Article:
Climate Justice and Flooding in England

PhD student Juliet De Little portrait
Juliet de Little
PhD student
Environment, infrastructure and sustainability; Urban inequalities and social justice
Juliet is exploring the potential of a 'flood justice' framework for analysing flood risk management in England.

Supervised by Dr Liz Sharp, Dr M McGuinness and Dr Steve Connelly.

The origins of climate justice theory stem from grassroots action by marginalised groups (see Klimaforum 09), and the term broadly seeks to contextualise climate change in the understanding that the people most affected by climate change are both the least responsible and have the least capacity to manage. While climate justice has not commonly been explored in the ‘Global North’, unequal impacts of climate change are already apparent in the UK with correlations between areas of deprivation and high flood risk.

Drawing on experience from climate campaigning and academic theory, I have developed a ‘flood justice’ framework for analysing flood risk management (FRM) and experiences of flooding in England. The framework is made of three phases: justice as recognition, procedural justice and the capabilities theory. Justice as recognition is concerned with who is considered and who is left out of decisions, procedural justice is concerned with decision-making methodologies (e.g. hierarchical, consensus, iterative) and the capability theory is a set of ‘capabilities’ that Nussbaum considers required in order to achieve full human flourishing. Despite the development of this framework for application in flooding research, the principles draw from broad climate justice theory and I believe it to be flexible and widely applicable. I will explore the potential of the flood justice framework in FRM in England by using a case study of a single council. During my fieldwork, I will interview publics and policy actors to understand the potential use and content of a flood justice framework.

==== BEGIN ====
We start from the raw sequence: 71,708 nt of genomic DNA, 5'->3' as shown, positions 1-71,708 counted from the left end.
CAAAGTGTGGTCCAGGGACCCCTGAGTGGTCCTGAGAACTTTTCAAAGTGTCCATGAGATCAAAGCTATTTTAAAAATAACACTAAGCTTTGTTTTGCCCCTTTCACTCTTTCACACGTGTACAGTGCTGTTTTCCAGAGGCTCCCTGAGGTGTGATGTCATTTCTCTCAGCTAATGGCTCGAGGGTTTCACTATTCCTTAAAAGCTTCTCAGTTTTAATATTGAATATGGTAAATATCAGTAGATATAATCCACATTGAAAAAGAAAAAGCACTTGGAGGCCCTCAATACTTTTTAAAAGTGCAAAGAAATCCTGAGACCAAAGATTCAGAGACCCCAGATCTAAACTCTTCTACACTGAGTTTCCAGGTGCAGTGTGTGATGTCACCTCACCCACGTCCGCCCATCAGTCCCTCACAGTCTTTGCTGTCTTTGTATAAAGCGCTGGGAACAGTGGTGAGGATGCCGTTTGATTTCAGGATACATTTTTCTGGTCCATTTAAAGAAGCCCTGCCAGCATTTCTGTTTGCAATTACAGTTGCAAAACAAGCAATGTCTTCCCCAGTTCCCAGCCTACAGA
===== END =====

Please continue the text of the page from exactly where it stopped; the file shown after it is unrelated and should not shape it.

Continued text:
Alongside the main focus of my PhD topic, I am interested in green infrastructure and placemaking, sustainable behaviour of the university, and community organising.

I previously studied for an MEng in Civil Engineering at the University of Sheffield during which time I had brief spells of working as a bridge engineer and a drainage engineer. Alongside my undergraduate course I was involved in campaigns for Divestment from Fossil Fuels at the University of Sheffield, the Divest Parliament campaign, Electronics Watch and Divest Barclays. After university I had a year out coordinating a radical grocery shop and meeting space and had an internship with Kounkuey Design Initiative in Nairobi, through Engineers Without Borders. These experiences lead me to combine my flood engineering experience with my climate campaigning experience, and my broad PhD area: exploring how principles of climate justice can be applied to flooding in England.